Post-harvest Removal of Pesticide Residues on Produce
It’s no secret that pesticides are used in agricultural practices such as fruit and vegetable production, to protect crops and humans from disease. Agrochemicals are an important part of our global food system but their use could also present human health and environmental downsides. Governmental environment groups commonly set tolerance limits to limit exposure and risk but the risk is never zero. That is why we see large markets that cater to individuals seeking commodities that do use synthetic pesticides in their production. However, many of these commodities are more expensive and not plentiful enough.
So, how do we further reduce our risk of contact with agrochemicals on fruits and vegetables? A common way is to search for produce that was washed after harvesting or simply wash the fruits and vegetables. You’ll be hard-pressed to find a produce wash that claims to remove pesticides. But there is good scientific evidence that washing with tap water or a produce wash does aid in the removal of pesticides. For instance, a study that investigated removal of 10 common pesticides found that tap water alone removed 10 to 40% of pesticides spiked on the produce surface, whereas other washes that contain detergents were able to remove 40 to 90% of the spiked pesticides . Other studies found that produce washes with oxidizing power, such as chlorine, do better than tap water alone when attempting to remove agrochemicals like fungicides and insecticides [2, 3].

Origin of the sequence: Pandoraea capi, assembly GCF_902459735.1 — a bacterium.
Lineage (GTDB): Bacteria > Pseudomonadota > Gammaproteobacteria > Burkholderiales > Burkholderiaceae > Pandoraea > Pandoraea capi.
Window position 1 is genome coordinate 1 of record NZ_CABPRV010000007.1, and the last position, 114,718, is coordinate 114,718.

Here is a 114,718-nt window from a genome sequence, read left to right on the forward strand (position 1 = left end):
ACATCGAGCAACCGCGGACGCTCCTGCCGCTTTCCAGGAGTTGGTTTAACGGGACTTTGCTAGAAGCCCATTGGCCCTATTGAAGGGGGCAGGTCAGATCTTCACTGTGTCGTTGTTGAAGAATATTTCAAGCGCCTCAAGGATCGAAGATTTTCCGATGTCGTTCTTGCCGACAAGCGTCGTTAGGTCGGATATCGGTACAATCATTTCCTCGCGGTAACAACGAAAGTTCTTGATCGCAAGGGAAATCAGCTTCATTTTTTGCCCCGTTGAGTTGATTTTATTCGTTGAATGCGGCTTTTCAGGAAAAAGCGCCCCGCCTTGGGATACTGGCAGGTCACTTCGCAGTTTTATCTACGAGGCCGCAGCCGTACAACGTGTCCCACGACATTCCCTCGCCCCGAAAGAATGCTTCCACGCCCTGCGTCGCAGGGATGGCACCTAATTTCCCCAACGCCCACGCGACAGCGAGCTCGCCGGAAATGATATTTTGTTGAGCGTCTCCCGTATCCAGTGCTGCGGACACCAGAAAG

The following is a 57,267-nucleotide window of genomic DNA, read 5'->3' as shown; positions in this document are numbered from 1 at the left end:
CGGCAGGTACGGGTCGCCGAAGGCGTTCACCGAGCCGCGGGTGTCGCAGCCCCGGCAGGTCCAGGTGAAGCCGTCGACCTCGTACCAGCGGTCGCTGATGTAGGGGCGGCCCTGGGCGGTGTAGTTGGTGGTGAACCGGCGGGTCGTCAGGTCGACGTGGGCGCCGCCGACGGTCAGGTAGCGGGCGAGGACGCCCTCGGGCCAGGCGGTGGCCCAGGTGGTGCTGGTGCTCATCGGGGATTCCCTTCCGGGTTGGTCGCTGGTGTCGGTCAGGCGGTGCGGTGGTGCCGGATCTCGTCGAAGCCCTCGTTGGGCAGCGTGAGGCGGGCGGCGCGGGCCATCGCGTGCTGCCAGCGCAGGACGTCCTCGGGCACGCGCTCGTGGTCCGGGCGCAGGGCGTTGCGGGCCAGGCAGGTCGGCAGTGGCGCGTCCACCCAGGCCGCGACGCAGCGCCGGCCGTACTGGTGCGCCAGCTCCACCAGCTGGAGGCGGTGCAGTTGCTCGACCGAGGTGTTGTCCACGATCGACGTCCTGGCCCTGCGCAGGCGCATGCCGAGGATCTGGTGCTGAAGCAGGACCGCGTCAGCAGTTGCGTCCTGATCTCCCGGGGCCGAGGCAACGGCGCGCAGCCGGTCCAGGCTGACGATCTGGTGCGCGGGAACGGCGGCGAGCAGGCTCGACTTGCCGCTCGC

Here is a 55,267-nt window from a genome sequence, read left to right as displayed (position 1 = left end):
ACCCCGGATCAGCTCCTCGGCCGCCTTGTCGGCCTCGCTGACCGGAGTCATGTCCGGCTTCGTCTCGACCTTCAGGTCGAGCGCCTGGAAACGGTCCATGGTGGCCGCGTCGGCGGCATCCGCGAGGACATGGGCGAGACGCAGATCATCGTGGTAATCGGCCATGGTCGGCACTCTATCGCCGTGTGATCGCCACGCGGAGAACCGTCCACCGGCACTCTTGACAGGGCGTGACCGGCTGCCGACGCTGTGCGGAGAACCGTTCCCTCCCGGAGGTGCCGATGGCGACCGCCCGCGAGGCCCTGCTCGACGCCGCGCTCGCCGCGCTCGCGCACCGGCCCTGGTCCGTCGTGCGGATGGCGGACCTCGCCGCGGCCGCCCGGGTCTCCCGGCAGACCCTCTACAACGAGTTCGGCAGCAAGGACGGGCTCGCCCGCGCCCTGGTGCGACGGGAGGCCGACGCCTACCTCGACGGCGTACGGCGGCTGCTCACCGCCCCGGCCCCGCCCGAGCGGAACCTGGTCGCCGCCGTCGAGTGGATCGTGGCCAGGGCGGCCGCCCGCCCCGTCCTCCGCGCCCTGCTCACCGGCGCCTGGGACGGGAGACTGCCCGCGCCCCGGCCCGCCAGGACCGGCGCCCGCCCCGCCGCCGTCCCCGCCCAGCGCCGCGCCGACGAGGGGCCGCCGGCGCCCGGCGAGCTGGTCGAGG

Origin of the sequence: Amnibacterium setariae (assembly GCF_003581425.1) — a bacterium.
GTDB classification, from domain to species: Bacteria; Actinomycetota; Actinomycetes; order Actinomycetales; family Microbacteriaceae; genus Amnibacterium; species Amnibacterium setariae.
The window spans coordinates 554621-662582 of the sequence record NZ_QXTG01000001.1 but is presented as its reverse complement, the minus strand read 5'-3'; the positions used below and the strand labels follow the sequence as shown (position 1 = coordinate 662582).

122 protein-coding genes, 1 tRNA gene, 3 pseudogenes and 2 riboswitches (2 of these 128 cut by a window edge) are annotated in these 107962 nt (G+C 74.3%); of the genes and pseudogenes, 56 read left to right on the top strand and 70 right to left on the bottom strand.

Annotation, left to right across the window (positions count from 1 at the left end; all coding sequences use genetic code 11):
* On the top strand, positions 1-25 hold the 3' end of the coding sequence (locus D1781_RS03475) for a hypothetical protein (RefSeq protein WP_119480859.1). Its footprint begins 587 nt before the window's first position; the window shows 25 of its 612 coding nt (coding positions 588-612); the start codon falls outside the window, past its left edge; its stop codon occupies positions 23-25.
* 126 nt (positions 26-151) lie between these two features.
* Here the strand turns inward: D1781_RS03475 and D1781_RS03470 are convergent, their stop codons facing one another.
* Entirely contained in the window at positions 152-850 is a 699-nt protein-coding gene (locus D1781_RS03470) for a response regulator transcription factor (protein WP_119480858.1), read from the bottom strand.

Having said that, it is important to realize that washing fruits and vegetables is nuanced. We are not always worried about pesticides. Additionally, practices differ between “at-home” versus an industrial use. Please see our other article on To Wash or Not? The Perennial Produce Question to find out if washing produce is right for you.
This content is developed in celebration of world food safety day 2022 as Diversey cares about food safety, implementing best sanitation practices and food consumers like you.
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1) Wu, Y., An, Q., Li, D., Wu, J., & Pan, C. (2019). Comparison of Different Home/Commercial Washing Strategies for Ten Typical Pesticide Residue Removal Effects in Kumquat, Spinach and Cucumber. International journal of environmental research and public health, 16(3), 472. https://doi.org/10.3390/ijerph16030472
2) Ong, K. C., Cash, J. N., Zabik, M. J., Siddiq, M., & Jones, A. L. (1996). Chlorine and ozone washes for pesticide removal from apples and processed apple sauce. Food chemistry, 55(2), 153-160.
3) Chen, Q., Wang, Y., Chen, F., Zhang, Y., & Liao, X. (2014). Chlorine dioxide treatment for the removal of pesticide residues on fresh lettuce and in aqueous solution. Food control, 40, 106-112.